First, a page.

Just because a bug was found in open-source does not disprove the "many eyes" theory. Instead, it's bugs being found now that should've been found sometime in the last 25 years.
Many eyes are obviously looking at bash now, and they are finding fairly obvious problems. It's obvious that the parsing code in bash is deeply flawed, though any particular bug isn't so obvious. If many eyes had been looking at bash over the past 25 years, these bugs would've been found a long time ago.
Thus, we know that "many eyes" haven't been looking at bash.
The theory is the claim promoted by open-source advocates that "many eyes makes bugs shallow", the theory that open-source will have fewer bugs (and fewer security problems) since anyone can look at the code.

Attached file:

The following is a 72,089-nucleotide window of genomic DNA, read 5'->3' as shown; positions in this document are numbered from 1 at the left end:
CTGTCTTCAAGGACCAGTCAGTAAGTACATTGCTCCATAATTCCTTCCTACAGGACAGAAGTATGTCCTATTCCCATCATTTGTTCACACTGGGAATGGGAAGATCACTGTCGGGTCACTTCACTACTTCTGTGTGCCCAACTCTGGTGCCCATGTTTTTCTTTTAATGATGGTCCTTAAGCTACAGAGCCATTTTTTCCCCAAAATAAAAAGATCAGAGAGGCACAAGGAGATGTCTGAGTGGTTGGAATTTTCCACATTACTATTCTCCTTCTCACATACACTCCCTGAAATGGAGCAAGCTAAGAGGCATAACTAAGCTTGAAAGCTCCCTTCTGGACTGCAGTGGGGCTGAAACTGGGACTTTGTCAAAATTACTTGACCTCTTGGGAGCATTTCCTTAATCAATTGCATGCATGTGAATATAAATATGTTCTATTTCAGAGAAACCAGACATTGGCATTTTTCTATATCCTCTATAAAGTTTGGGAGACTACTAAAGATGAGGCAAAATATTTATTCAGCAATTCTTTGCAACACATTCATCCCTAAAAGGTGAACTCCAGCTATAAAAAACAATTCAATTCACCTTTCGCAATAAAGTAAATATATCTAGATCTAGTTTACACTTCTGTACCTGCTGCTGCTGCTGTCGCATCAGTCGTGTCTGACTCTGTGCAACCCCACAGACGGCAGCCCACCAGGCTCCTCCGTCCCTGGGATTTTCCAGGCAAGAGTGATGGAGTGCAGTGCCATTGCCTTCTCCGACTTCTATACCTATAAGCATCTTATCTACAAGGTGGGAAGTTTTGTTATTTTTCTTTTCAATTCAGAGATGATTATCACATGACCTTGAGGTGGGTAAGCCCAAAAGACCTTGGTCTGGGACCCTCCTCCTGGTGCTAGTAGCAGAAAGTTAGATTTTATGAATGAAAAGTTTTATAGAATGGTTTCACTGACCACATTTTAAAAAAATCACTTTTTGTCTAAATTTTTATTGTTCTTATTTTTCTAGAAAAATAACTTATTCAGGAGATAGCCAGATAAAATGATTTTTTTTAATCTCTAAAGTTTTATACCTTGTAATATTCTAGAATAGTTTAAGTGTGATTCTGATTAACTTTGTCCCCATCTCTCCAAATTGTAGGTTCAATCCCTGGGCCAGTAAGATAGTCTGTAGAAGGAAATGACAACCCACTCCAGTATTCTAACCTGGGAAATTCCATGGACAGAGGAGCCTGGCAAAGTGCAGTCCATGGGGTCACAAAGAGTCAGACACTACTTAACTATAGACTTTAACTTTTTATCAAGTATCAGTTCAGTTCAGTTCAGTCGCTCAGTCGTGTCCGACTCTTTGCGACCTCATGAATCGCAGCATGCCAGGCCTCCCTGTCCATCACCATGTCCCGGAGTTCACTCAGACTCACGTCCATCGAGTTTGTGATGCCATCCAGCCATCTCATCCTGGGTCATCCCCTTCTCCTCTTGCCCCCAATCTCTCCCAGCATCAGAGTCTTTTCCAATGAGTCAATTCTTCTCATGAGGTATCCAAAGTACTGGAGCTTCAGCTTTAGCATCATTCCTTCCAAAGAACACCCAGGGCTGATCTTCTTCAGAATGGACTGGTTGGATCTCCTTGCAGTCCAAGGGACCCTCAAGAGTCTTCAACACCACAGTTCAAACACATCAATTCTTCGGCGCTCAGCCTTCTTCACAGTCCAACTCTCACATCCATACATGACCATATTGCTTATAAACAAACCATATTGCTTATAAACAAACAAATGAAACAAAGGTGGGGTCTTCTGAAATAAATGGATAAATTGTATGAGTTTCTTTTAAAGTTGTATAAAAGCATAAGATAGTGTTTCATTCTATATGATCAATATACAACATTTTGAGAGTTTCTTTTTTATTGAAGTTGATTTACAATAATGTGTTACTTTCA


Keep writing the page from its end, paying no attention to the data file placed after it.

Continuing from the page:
What we've seen is that, in fact, very few people ever read code, even when it's open-source. The average programmers writes 10x more code than they read. The only people where that equation is reversed are professional code auditors -- and they are hired primarily to audit closed-source code. Companies like Microsoft pay programmers to review code because reviewing code is not otherwise something programmers like to do.
From bash to OpenSSL to LZO, the evidence is clear: few eyes are looking at open-source.